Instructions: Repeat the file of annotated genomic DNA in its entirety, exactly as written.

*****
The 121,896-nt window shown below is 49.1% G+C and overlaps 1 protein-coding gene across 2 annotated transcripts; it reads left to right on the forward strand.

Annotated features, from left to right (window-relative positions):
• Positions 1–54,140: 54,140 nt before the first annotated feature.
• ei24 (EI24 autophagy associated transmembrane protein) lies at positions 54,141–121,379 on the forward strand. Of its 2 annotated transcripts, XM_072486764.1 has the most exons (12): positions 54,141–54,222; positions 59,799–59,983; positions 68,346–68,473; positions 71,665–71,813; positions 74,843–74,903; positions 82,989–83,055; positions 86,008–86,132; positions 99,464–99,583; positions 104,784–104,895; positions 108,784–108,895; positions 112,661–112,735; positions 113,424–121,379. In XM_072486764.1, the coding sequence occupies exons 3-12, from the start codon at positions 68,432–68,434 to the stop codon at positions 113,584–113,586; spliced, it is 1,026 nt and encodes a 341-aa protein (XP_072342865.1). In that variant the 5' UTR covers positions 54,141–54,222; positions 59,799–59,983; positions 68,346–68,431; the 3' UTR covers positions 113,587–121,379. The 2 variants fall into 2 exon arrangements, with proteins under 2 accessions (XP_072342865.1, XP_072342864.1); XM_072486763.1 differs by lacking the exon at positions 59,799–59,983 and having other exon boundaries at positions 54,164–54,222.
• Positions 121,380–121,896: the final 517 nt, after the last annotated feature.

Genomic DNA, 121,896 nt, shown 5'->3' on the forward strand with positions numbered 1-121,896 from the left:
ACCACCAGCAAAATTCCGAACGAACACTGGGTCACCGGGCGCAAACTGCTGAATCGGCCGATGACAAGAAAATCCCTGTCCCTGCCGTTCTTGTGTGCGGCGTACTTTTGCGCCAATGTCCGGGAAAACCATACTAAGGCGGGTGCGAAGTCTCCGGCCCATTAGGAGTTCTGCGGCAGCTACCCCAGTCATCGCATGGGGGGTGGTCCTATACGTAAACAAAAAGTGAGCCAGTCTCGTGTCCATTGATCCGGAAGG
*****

The 121,896-nt window shown below is 49.1% G+C and overlaps 1 protein-coding gene across 2 annotated transcripts; it reads left to right on the forward strand.

Annotated features, from left to right (window-relative positions):
• Positions 1–54,140: 54,140 nt before the first annotated feature.
• ei24 (EI24 autophagy associated transmembrane protein) lies at positions 54,141–121,379 on the forward strand. Of its 2 annotated transcripts, XM_072486764.1 has the most exons (12): positions 54,141–54,222; positions 59,799–59,983; positions 68,346–68,473; positions 71,665–71,813; positions 74,843–74,903; positions 82,989–83,055; positions 86,008–86,132; positions 99,464–99,583; positions 104,784–104,895; positions 108,784–108,895; positions 112,661–112,735; positions 113,424–121,379. In XM_072486764.1, the coding sequence occupies exons 3-12, from the start codon at positions 68,432–68,434 to the stop codon at positions 113,584–113,586; spliced, it is 1,026 nt and encodes a 341-aa protein (XP_072342865.1). In that variant the 5' UTR covers positions 54,141–54,222; positions 59,799–59,983; positions 68,346–68,431; the 3' UTR covers positions 113,587–121,379. The 2 variants fall into 2 exon arrangements, with proteins under 2 accessions (XP_072342865.1, XP_072342864.1); XM_072486763.1 differs by lacking the exon at positions 59,799–59,983 and having other exon boundaries at positions 54,164–54,222.
• Positions 121,380–121,896: the final 517 nt, after the last annotated feature.

Genomic DNA, 121,896 nt, shown 5'->3' on the forward strand with positions numbered 1-121,896 from the left:
ACCACCAGCAAAATTCCGAACGAACACTGGGTCACCGGGCGCAAACTGCTGAATCGGCCGATGACAAGAAAATCCCTGTCCCTGCCGTTCTTGTGTGCGGCGTACTTTTGCGCCAATGTCCGGGAAAACCATACTAAGGCGGGTGCGAAGTCTCCGGCCCATTAGGAGTTCTGCGGCAGCTACCCCAGTCATCGCATGGGGGGTGGTCCTATACGTAAACAAAAAGTGAGCCAGTCTCGTGTCCATTGATCCGGAAGG